In 2015 we contacted the “European Network against Privatisation and the Commercialisation of Health and Social Protection”. The European Network started its activity with an action on 7 April, which they declared as “day against health privatisation”, to highlight the world’s problem with health due to privatisation. The date coincides with the “World Health Day” proposed by the World Health Organization (WHO). This year the WHO proposed as its motto for 7 April: health for all’ and we decided to adopt the motto: health is everything’ as we work for the human right to health in view of the European elections in May 2019.

We decided to talk to the different political parties that are going to stand in the European elections and from the state coordinator, we presented a roadmap for restoring public health. This involves a series of actions such as: modifying and repealing laws at different levels, from European, to national, from the community of Madrid and the Madrid City Council.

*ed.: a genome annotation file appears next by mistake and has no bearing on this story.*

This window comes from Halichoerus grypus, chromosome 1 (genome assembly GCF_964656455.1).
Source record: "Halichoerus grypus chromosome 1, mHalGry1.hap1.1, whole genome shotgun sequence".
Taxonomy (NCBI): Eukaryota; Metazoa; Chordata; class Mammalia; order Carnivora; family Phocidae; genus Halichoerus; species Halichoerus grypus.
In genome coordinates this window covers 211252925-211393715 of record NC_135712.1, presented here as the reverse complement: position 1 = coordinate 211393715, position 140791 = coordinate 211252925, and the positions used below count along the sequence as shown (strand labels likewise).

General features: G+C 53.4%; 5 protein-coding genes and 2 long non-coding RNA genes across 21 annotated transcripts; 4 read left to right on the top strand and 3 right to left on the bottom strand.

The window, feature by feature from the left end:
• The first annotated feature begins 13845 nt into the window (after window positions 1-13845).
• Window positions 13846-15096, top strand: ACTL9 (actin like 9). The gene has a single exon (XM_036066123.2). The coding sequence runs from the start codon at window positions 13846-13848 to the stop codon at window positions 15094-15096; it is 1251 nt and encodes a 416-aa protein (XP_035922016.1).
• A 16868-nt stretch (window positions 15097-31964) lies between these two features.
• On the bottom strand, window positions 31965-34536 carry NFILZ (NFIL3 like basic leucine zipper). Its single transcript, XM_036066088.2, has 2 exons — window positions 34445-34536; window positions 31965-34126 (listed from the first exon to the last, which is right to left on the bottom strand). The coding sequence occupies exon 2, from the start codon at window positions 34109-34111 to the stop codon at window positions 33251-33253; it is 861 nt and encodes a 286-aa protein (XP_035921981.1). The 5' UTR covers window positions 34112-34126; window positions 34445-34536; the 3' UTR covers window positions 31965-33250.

What do you think is the role of independent media in social transformation?
The media must act as a kind of catalyst, an active principle that allows social transformation to take place, not suddenly, since we are in a neoliberal context that has invaded the planet and we have a very strong enemy in front of us, which is also supported by the big media, which help to hide the information. But this transformation must take place in the future.

The function of the independent media is to provide counter information to the mainstream media, to explain the reality without filters, interests or capital to direct journalists. The problem is how to organise to foster a breeding ground, which is already being generated, with all the actions of the movements.